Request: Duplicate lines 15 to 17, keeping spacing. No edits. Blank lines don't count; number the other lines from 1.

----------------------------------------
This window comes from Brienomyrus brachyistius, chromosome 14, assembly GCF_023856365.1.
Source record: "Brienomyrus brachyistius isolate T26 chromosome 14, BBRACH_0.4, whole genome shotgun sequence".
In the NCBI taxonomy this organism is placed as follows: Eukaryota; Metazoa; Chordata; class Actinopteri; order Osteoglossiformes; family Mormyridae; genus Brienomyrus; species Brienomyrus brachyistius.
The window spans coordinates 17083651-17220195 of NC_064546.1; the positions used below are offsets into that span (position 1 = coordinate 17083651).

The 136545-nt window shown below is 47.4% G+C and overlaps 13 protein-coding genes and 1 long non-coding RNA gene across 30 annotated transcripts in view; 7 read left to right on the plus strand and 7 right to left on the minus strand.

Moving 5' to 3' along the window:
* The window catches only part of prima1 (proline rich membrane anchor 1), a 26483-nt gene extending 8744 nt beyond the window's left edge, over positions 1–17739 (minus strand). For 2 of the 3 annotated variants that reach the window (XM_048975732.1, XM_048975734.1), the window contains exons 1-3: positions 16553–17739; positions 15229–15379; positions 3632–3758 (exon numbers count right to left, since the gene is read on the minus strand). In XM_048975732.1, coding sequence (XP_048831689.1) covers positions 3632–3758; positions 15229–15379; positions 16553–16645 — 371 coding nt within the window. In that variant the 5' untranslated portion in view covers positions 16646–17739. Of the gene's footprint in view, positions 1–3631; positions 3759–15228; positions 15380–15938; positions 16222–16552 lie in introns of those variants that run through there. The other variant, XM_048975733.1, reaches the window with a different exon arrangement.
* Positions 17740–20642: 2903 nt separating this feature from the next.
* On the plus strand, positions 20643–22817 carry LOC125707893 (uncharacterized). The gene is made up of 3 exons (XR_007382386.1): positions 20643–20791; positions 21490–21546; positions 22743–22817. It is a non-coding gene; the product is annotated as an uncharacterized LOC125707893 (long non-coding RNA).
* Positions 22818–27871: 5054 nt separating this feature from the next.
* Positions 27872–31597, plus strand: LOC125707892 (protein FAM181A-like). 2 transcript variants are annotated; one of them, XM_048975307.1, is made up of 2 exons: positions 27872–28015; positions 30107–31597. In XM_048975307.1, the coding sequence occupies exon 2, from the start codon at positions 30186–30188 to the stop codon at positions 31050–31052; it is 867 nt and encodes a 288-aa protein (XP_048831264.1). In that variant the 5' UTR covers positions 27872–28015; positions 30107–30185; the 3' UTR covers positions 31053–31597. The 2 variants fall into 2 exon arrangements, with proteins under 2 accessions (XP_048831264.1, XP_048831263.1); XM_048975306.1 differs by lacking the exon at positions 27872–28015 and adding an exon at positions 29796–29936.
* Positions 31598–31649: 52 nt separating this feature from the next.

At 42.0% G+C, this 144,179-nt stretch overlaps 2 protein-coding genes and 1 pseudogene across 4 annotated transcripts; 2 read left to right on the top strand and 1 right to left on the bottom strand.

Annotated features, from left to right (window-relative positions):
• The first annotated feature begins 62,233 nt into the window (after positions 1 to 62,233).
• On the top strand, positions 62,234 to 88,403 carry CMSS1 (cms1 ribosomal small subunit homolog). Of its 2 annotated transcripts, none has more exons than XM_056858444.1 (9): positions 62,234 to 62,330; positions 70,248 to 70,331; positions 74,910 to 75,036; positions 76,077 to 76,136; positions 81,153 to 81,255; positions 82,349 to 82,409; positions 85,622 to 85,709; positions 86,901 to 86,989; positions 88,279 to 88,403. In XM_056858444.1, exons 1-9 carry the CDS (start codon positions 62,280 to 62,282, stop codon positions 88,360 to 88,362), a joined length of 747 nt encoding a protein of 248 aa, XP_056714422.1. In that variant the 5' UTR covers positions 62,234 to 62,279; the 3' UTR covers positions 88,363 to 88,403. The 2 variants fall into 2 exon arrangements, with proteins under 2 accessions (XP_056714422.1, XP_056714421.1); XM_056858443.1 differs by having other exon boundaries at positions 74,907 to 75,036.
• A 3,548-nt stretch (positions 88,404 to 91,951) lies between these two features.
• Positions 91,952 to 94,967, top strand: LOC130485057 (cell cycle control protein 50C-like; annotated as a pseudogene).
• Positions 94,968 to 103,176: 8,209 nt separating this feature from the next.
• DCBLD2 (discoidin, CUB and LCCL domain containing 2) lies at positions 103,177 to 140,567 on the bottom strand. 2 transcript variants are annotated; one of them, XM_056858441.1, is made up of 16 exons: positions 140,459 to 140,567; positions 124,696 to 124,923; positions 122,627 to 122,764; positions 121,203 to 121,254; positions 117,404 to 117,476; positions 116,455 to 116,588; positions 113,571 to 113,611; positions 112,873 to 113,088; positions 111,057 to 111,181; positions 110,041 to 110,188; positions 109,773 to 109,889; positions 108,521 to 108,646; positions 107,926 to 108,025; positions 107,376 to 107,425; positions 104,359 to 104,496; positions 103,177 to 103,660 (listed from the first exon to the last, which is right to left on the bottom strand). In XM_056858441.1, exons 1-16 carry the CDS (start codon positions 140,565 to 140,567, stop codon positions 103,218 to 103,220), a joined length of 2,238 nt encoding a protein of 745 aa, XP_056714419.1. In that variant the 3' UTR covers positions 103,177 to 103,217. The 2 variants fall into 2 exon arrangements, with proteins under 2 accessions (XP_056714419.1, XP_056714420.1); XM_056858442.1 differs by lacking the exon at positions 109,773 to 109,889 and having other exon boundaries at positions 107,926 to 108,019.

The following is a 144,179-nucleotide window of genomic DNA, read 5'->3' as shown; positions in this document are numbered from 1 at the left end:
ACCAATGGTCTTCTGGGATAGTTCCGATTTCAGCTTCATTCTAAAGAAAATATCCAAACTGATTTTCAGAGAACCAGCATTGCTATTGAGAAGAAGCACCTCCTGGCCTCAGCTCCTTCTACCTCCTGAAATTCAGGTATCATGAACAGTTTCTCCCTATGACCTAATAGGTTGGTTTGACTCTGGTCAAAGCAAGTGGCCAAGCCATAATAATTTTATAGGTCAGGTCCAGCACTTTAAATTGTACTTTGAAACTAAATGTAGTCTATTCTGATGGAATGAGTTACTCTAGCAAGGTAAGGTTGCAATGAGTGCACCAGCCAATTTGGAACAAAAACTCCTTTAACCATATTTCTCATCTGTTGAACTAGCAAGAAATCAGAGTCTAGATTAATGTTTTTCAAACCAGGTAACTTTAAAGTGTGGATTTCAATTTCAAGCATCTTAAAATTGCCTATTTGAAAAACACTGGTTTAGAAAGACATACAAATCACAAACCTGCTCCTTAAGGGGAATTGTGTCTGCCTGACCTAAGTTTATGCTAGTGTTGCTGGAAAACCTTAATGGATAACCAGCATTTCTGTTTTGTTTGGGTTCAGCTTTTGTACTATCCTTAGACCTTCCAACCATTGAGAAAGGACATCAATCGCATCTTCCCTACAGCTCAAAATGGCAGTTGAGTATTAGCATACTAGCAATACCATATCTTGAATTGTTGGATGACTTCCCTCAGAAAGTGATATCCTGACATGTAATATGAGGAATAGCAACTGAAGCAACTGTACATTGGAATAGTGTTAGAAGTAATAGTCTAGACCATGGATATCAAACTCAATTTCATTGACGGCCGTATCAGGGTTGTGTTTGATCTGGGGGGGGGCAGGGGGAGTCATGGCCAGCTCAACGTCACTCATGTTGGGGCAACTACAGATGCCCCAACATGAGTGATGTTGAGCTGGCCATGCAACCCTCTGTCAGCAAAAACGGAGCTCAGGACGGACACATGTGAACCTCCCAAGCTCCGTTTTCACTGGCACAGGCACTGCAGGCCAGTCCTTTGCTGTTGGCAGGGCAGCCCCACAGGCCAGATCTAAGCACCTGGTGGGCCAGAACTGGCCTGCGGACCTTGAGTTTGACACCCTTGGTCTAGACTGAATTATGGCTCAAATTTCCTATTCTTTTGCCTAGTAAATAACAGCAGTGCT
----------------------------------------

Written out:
• The first annotated feature begins 62,233 nt into the window (after positions 1 to 62,233).
• On the top strand, positions 62,234 to 88,403 carry CMSS1 (cms1 ribosomal small subunit homolog). Of its 2 annotated transcripts, none has more exons than XM_056858444.1 (9): positions 62,234 to 62,330; positions 70,248 to 70,331; positions 74,910 to 75,036; positions 76,077 to 76,136; positions 81,153 to 81,255; positions 82,349 to 82,409; positions 85,622 to 85,709; positions 86,901 to 86,989; positions 88,279 to 88,403. In XM_056858444.1, exons 1-9 carry the CDS (start codon positions 62,280 to 62,282, stop codon positions 88,360 to 88,362), a joined length of 747 nt encoding a protein of 248 aa, XP_056714422.1. In that variant the 5' UTR covers positions 62,234 to 62,279; the 3' UTR covers positions 88,363 to 88,403. The 2 variants fall into 2 exon arrangements, with proteins under 2 accessions (XP_056714422.1, XP_056714421.1); XM_056858443.1 differs by having other exon boundaries at positions 74,907 to 75,036.
• A 3,548-nt stretch (positions 88,404 to 91,951) lies between these two features.